In celebration of the 40th anniversary of the Shin Nihon Kikaku Corporation (SNK) a new collection of their titles ranging from 1979 to 1990 is now out on PS4. Find out if this is a retro gamer’s dream in our SNK 40th Anniversary Collection review!
SNK 40th Anniversary Collection Trailer
As you start, you’re presented with a vertical menu on the right containing the title logo of the games available in this collection. To the left is the main image of the game, that is then replaced with a short clip of the gameplay when you stay idle for a couple of seconds. If you haven’t played some (or all!) of those games before, it’s a nice thing to be able to get a glimpse of what to expect. You can also see the game’s release year under the image and the region where it was released, something you can switch for some of these to play games that offer content that is a bit different here and there.
The other thing you can do in this menu, along with actually booting up the games, is to access some options where you can toggle things like the difficulty, the number of points required for extra lives, or your starting number of lives. After all of this is checked and done, you can go ahead and start gaming! Some games will give you the option between playing the arcade or the console release of the game, and these console ports are definitely offering a different look and feel, so you end up getting two games in one release!
With so many games to choose from you can expect a wide variety of genres, based on what was available and popular back in the day. There are a couple of vertical and horizontal shoot ’em ups, which were pretty popular back in the days. The other style that’s represented by a lot of games in this collection is what they call “run and gun,” where you’re given a top-down perspective and fight hordes of enemies. Other than those two main genres, you can find a few platformers, an action RPG, an on-rails shooter, and even a sports game!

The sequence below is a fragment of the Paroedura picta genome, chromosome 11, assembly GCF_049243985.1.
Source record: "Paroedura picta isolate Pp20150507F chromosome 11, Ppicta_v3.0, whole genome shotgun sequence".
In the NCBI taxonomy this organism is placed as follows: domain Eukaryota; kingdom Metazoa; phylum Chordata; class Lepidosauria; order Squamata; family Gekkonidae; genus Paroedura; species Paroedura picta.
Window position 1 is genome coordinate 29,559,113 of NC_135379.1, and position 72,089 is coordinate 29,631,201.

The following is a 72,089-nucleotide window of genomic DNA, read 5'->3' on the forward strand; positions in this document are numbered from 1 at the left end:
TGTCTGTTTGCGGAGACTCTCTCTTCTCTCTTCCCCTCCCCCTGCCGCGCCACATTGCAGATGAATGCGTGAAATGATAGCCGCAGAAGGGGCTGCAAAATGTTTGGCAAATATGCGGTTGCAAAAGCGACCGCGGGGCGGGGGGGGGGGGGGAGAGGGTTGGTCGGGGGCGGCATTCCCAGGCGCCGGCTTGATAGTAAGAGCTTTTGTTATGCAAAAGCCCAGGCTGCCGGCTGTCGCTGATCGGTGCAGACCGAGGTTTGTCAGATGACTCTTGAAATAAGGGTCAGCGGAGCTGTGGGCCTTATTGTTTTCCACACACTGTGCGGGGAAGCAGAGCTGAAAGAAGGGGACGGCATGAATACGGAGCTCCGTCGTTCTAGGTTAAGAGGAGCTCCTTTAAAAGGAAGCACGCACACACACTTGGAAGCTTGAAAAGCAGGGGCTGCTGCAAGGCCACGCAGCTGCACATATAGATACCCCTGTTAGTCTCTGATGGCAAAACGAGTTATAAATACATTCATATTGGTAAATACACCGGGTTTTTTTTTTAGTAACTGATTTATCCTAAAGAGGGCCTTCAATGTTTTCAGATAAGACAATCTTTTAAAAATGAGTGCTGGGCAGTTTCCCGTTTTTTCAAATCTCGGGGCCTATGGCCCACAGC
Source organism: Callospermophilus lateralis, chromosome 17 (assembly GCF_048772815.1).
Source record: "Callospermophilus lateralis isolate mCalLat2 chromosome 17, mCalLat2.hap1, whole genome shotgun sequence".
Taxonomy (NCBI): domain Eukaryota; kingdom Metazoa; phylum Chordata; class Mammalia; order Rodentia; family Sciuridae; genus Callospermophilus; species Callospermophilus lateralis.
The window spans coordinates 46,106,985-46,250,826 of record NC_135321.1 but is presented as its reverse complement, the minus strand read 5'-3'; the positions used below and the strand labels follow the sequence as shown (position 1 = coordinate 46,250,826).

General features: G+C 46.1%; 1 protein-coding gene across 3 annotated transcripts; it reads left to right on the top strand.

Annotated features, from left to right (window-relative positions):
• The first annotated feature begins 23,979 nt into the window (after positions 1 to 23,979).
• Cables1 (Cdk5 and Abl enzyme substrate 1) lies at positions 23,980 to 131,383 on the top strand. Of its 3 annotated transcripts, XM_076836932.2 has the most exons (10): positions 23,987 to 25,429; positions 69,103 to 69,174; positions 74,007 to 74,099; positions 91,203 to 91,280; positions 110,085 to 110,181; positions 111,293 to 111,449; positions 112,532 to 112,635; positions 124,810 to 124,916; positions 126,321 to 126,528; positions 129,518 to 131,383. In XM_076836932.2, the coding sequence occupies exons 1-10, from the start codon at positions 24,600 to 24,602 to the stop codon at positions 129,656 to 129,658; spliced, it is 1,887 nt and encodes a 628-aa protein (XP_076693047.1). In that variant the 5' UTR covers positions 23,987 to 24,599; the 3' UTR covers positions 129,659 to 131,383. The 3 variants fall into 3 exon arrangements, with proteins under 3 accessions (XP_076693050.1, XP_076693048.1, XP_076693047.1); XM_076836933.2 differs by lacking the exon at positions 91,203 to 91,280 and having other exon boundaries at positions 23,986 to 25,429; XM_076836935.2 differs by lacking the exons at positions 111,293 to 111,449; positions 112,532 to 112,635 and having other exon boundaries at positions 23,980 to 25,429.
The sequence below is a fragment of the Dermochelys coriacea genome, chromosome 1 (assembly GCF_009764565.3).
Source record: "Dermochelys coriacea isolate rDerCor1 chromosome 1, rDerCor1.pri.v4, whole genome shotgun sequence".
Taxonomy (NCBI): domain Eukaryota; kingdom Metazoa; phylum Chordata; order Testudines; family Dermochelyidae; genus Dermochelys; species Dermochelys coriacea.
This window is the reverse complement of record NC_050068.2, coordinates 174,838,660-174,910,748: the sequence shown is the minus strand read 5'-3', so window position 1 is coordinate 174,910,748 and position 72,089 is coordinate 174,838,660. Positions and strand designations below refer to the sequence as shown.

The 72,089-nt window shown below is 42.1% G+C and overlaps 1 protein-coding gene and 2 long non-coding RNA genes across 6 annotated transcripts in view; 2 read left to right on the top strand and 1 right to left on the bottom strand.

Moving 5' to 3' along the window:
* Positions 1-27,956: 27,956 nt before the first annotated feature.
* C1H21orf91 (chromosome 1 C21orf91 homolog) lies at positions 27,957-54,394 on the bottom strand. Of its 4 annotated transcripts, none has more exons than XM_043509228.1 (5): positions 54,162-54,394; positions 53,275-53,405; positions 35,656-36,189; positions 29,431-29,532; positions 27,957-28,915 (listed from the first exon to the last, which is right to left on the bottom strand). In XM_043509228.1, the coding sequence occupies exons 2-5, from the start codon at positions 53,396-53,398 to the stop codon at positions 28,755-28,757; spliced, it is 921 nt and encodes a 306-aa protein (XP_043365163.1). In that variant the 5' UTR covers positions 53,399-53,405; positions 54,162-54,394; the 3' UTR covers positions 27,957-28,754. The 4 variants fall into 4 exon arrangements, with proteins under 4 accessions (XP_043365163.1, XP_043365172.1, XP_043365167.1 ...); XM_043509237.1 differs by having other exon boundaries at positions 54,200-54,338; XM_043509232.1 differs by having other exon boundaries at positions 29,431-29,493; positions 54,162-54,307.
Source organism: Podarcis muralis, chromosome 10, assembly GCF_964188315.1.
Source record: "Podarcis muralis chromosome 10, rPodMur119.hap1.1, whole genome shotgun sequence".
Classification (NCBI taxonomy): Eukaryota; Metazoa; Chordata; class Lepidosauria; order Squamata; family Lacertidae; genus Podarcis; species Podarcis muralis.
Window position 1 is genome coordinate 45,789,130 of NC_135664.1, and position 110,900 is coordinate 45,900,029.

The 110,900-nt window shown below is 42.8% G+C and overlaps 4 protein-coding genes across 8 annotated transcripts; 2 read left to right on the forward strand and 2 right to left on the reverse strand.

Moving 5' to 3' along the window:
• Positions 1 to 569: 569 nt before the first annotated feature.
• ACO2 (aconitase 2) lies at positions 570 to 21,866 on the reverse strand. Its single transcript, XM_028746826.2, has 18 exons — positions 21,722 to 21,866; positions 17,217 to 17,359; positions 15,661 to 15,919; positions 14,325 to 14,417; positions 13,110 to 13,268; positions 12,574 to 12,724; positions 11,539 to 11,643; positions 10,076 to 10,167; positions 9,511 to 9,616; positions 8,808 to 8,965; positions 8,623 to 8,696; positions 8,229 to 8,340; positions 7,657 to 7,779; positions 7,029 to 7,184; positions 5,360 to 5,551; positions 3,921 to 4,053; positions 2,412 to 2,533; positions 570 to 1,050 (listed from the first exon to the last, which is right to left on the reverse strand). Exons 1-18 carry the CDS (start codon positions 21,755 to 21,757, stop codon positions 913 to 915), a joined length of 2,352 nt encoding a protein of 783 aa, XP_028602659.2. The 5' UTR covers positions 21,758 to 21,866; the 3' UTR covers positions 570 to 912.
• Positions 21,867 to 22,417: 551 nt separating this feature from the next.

Considering those games are all decades old, you obviously can’t expect some incredible graphics, but I was honestly surprised at how good they were looking! It’s far from being some monochrome experience, most of those games were colorful and with some fast-paced action that was well adapted for our modern TVs with no sign of being some sluggish emulator experience.
And apart from the games, a really nice thing you can find on the menu is the museum. There are quite a few slideshows available in there, detailing the highlights of the first years of the company. These ranged from the release of their Micon Block in 1979, which was a cartridge system for arcade cabinets, all the way to their 1990 releases. The museum also contains some ads that were made for the games way back in the day, and some soundtrack samples for a couple of them, including tracks that were not used in the game!
Most of the games were fun although a bit difficult, even with the difficulty setting set to easy. But as a whole package, there are a few that stood out for me as a bit more fun than the others. The first one is the only rails shooter in the collection, Beast Busters. Although it was a bit difficult to control the aim with the analog stick that was way too sensitive, this game is a real blast! Zombies, dogs and other types of monsters just keep appearing out of everywhere, and all you have to do is move your aim around, shooting at them for some pure frenzy.
And then, there is Crystalis, an action RPG released in 1990 that probably draws its inspirations from The Legend of Zelda series. The game has a nice story with an interesting setup that mixed fantasy with sci-fi, it reminded me of the Phantasy Star series on that aspect, but with a more action-oriented gameplay. As you progress in the game, you end up with a huge variety in terms of weapons and armors, and all this together makes for a really fun game.
The last spot on my podium would be for Prehistoric Isle. A scrolling shoot ’em up that’s about some pilots investigating an island where planes that went near have disappeared, only to find it full of dinosaurs, cavemen and other monsters you have to shoot at! There are a lot of games in that genre in the collection, but that one stood out for me because of the theme (think Jurassic Park but in a plane) and the colorful stages.
As for the trophies, I was sad to see that with such a wide selection of games, they didn’t manage to pull a Platinum trophy in, which does feel a bit weird considering the game also has a retail release. There are a total of 14 trophies to get, which specific requirements for 14 of the games in this fun collection. Some of them might prove to be a challenge, but there is always the possibility of periodically saving your game to make sure you can go back a bit earlier if you have a hard time.
In the end, this collection might please some people who’ve played those games when they were released, but you do need to be aware of the type of games you’ll be getting since these are from before SNK hit it big with the NEO GEO and their big arcade games – fighting games included. But if you’re a fan of retro gaming, then this collection offers a lot of bang for your buck.
PSN Price: $39.99
This SNK 40th Anniversary Collection Review is based on a PlayStation 4 copy provided by NIS America